TV star Christine Talbot tells of breast cancer battle INTERVIEW

LOOKING FORWARD: Christine Talbot who is recovering after undergoing treatment for cancer. PIC: James Hardisty
LOOKING FORWARD: Christine Talbot who is recovering after undergoing treatment for cancer. PIC: James Hardisty
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As a TV news presenter she’s tackled all sorts of difficult stories but this year Christine Talbot has been faced with her toughest challenge yet.

The glamorous Calendar co-anchor was diagnosed with breast cancer at the end of last year and has spent the last five months battling the potential killer.

She has already been through eight gruelling cycles of chemotherapy and in a few weeks she will undergo surgery to remove the tumour, before several weeks of radiotherapy.

The bubbly 40-something, who joined Calendar as a reporter almost 20 years ago, has refused to let her illness get her down.

But she spoke of her heartbreak after the diagnosis every woman dreads because she feared she might not see her 14-year-old daughter grow up.

“My first thought was, ‘If I can just get Beth to be about 19.’

“I didn’t want to leave her while she’s still a teenager and really needs her mum. I want to be around for her when she goes to college.

“Once I know she’s grown up I can leave her then.”

Christine was left “numb” when she went to the doctor with a lump she thought was nothing only to be told: “I’ve rarely seen an innocent explanation for what I can feel.”

She said: “I knew then really. It was awful because it was the day before New Year’s Eve and everything shut down for four days so we couldn’t have any more tests.

“We were just numb.

“We couldn’t tell anybody because we didn’t want them to worry over the New Year.

“It was probably the worst New Year I’ve ever had.”

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Tests revealed she had the “most aggressive and most dangerous grade of tumour” and she disappeared from our screens at the end of January to concentrate on her treatment.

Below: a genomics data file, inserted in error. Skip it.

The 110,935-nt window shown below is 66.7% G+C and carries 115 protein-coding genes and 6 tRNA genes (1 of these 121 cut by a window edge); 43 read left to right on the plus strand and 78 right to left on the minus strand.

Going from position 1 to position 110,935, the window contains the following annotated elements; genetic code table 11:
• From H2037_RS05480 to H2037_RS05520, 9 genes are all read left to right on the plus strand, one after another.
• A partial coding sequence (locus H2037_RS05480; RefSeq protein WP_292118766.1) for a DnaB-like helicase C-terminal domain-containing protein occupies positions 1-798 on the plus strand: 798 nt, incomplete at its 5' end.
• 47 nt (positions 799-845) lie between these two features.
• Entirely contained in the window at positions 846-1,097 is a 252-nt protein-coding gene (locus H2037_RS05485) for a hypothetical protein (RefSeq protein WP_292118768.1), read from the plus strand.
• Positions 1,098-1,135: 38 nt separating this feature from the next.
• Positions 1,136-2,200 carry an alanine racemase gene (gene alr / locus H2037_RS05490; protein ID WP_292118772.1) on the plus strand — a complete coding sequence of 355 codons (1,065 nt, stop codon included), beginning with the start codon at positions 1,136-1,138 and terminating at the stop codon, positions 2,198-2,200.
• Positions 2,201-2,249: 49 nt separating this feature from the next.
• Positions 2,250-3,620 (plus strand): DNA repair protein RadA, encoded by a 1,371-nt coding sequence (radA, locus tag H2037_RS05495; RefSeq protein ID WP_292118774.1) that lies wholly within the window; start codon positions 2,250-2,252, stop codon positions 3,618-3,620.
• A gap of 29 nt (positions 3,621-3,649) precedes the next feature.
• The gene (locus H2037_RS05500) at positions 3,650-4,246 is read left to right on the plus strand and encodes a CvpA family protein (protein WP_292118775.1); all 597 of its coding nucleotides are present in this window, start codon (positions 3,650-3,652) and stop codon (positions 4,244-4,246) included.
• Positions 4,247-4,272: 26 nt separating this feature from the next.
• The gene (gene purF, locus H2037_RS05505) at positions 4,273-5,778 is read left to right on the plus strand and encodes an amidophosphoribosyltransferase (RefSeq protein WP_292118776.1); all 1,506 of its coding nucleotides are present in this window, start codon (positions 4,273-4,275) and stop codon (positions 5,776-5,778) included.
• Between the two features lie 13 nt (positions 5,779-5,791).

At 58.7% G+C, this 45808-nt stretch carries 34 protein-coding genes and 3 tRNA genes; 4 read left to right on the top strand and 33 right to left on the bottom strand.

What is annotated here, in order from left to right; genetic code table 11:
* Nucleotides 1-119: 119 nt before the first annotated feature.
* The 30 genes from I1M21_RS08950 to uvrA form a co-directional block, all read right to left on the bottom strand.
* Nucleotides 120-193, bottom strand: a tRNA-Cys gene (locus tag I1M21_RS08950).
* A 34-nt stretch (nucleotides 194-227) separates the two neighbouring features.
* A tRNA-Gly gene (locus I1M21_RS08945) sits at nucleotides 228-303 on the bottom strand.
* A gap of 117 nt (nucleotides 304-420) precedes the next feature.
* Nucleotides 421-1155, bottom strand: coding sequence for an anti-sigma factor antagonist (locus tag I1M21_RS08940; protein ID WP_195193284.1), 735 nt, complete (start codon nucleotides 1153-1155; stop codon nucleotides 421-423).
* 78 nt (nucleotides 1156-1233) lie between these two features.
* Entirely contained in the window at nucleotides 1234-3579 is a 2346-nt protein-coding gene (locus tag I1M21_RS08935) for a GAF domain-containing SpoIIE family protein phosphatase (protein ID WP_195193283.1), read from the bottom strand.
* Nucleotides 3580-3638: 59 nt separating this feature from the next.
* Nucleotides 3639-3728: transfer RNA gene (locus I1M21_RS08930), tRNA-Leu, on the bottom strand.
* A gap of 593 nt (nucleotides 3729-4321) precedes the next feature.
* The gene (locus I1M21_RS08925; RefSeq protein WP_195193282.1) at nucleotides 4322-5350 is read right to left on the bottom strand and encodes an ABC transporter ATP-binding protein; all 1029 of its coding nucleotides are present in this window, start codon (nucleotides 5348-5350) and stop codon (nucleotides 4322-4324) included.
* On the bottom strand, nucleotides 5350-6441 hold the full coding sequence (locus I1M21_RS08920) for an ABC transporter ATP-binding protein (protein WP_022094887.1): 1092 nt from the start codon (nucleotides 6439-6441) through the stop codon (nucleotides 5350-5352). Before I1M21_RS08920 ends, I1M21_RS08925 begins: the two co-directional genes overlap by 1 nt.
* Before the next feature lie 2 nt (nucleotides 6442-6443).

Chemotherapy has left her “cripplingly tired” at times and has thinned her trademark blonde hair, so she now wears a wig for special occasions.

But she has been overwhelmed by support from the public, who she credits with getting her through it.

“I’ve been inundated with letters from Calendar viewers and people stopping me in the street and lovely letters from people telling me their stories, in particular ladies who have been through breast cancer.”

She added: “Thank you to anybody who’s taken the trouble to do that, it has inspired me and I’ve taken a lot of strength from it.”

Christine, who lives near Wetherby with husband Chris Gregg, former head of West Yorkshire Police’s Homicide and Major Enquiry Team (HMET), said she hoped by sharing her experience she could help others realise breast cancer is by no means a death sentence these days.

And although she still has months of treatment ahead, she is feeling positive.

“I feel like I’ve been very lucky.

“It looks like I caught it quite early – that’s what I’m being told – it’s not spread anywhere, it’s not in my lymph nodes.”

She hopes to be back on the sofa with co-presenter and friend Duncan Wood as soon as she is well enough but said the experience had changed her life forever.

“It has made me appreciate home and what I’ve got.

“It opens you up to the goodness of people, the kindness of people.

“Everything seems very different once you’ve been through something like this.”

* Christine will once again take to the stage in front of thousands of women at Sunday’s Race for Life at Temple Newsam – but this year her speech will be very different.

Instead of simply motivating the runners, she will be sharing her story and encouraging people to fundraise for Cancer Research UK in a bid to find a cure.

“When you realise how close they are, it’s important people keep ploughing money into it.”

And despite having just finished her chemotherapy, she will be tackling the 5k course with around 20 friends who have raised almost £2,000.

* There are last minute parking changes to both Saturday and Sunday’s event at Temple Newsam.

Helen Webster, Race for Life event manager said: “Due to recent weather conditions and the effect it has had on the grounds at Temple Newsam Park, only one car parking area will be usable for Race for Life events this Saturday and Sunday, with access only via Temple Newsam Road. Please do not attempt to approach Temple Newsam Park via Colton Road or from Junction 46 of the M1 as these routes will not be open. Look out for signage on main routes in the area directing you to the event.

“We ask that participants allow plenty of extra time to travel to Temple Newsam and if possible car share so we have time to help everyone park up ready for the start.”